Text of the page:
(6) experiencing any other substantially similar condition specific by the US Department of Health and Human Services, the US Department of Treasury or the US Department of Labor.
If EPSLA is being taken for reasons (1), (2) or (3) above, then the employee is eligible to be paid the employee’s regular rate of pay, up to a cap of $511 a day and $5,110 in the aggregate. If EPSLA is being taken for reasons (4), (5) or (6), then the employee is eligible to be paid two-thirds of the employee’s regular rate of pay up to a cap of $200 a day and $2,000 in the aggregate.
Pursuant to the Emergency Family and Medical Leave Expansion Act (EFMLEA) of the Families First Coronavirus Response Act (FFCRA), any employee who has worked at least 30 calendar days for an employer with fewer than 500 employees will be entitled to up to 12 weeks of leave with the rights and protections in the federal Family and Medical Leave Act of 1993 (FMLA) if the employee is unable to work or telework resulting from the need to care for a son or daughter (under 18 years old) because the child’s school or place of care has closed or child care provider is unavailable, due to a public health emergency.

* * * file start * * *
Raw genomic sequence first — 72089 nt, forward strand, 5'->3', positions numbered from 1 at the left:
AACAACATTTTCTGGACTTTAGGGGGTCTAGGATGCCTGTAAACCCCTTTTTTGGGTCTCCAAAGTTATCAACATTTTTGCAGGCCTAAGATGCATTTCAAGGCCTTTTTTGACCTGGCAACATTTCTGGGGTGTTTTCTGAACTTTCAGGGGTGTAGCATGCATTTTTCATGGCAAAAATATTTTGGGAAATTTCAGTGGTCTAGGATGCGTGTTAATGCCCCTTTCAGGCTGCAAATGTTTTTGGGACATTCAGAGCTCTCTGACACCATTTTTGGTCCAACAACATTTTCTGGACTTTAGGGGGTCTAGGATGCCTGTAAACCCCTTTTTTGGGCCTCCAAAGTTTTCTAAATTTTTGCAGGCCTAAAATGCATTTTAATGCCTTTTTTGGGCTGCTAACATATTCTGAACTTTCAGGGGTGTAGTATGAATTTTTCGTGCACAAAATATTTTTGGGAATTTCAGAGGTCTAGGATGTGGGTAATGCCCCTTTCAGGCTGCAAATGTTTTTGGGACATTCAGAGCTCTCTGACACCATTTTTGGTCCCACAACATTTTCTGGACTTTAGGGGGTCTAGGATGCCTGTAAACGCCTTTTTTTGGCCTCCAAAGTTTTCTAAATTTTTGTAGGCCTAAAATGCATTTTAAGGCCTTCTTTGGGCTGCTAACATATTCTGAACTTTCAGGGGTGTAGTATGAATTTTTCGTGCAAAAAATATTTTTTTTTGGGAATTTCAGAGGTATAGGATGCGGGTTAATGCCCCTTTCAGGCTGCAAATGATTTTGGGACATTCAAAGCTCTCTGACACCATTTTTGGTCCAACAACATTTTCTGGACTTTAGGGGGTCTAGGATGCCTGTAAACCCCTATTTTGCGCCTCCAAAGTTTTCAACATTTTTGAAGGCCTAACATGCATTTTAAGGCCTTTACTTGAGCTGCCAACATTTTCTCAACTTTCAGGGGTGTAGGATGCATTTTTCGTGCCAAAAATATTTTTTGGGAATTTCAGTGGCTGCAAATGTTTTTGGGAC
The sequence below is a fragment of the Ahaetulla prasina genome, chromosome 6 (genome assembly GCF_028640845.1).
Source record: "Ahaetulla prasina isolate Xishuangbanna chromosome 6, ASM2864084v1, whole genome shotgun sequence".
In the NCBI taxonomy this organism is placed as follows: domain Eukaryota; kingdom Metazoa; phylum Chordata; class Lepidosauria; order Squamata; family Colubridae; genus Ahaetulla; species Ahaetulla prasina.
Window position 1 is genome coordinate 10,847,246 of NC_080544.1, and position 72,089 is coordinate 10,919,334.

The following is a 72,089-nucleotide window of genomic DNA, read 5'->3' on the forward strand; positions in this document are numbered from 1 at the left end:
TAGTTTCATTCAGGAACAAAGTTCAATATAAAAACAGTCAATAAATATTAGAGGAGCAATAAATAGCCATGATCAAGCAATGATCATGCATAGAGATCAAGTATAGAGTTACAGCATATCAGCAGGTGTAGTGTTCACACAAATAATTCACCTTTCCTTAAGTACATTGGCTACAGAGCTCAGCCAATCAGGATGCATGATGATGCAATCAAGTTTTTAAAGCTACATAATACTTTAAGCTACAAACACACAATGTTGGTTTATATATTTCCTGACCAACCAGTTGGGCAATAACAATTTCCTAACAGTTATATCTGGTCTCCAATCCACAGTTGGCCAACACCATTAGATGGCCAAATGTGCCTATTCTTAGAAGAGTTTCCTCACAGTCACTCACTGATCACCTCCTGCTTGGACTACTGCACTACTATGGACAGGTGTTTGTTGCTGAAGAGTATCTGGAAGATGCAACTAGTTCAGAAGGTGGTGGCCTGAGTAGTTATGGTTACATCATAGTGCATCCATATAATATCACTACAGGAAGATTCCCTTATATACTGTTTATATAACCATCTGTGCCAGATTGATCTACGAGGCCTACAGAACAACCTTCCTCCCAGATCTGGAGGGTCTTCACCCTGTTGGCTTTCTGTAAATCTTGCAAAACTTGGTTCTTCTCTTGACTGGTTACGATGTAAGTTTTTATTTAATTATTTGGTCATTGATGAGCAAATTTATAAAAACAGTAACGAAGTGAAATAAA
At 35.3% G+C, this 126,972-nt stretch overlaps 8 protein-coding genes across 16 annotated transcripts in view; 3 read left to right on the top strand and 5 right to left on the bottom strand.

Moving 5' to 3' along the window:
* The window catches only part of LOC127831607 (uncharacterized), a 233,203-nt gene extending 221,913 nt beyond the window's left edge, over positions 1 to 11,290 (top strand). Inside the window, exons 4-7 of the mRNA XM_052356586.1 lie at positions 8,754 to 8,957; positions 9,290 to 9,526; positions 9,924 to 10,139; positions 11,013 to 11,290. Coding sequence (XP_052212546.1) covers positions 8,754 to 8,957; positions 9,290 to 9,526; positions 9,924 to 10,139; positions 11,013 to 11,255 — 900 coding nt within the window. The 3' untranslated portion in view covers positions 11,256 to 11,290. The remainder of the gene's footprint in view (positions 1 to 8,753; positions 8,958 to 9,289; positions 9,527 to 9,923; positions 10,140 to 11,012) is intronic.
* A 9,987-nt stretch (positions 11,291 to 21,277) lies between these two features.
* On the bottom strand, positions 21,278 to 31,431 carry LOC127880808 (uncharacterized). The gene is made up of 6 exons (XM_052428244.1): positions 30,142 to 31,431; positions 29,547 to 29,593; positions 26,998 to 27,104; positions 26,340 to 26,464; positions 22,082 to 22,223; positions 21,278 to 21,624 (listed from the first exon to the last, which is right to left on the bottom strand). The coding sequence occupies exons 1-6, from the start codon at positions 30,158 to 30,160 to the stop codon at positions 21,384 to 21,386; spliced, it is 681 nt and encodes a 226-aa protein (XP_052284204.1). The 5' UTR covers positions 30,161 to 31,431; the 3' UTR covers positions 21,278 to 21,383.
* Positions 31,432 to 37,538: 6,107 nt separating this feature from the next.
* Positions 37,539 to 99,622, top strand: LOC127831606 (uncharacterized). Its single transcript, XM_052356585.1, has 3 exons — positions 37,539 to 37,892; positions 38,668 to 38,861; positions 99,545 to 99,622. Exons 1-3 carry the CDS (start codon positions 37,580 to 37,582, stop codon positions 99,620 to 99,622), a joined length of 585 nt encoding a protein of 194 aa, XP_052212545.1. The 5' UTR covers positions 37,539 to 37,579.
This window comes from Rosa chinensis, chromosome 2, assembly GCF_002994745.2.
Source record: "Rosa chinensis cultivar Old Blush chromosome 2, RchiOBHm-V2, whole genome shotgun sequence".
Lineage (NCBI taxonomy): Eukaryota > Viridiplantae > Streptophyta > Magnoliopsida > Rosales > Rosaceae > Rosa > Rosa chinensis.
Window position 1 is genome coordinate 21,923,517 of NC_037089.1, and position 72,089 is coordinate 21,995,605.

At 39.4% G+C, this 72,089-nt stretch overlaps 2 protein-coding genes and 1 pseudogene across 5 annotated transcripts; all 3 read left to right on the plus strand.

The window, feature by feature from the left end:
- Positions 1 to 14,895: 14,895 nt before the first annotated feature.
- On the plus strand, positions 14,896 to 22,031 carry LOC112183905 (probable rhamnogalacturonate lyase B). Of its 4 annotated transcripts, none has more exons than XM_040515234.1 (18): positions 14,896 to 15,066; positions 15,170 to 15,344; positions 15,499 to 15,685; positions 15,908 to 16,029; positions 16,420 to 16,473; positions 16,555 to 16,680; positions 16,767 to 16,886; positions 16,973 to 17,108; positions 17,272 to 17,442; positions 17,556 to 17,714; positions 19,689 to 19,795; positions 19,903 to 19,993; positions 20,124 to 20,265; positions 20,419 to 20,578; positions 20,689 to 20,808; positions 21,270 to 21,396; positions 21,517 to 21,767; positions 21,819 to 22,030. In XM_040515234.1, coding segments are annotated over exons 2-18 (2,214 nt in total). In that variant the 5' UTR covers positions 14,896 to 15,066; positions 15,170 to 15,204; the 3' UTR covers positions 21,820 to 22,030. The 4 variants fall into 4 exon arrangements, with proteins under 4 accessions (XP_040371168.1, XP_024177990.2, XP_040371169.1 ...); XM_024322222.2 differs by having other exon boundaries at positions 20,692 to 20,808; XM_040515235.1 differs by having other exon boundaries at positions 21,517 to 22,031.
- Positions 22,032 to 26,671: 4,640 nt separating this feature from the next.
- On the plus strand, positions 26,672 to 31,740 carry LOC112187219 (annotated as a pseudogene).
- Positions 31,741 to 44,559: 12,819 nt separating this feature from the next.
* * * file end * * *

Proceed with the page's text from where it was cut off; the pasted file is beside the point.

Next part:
After the first 10 days of EFMLEA leave, the employee will be entitled to 2/3 of the employee’s regular rate of pay for the EFMLEA leave, up to a cap of $200 per day and $10,000 in the aggregate.
EFMLEA does not provide an additional 12 weeks of leave and should be counted as part of an employee’s FMLA leave entitlement.
CA – Emeryville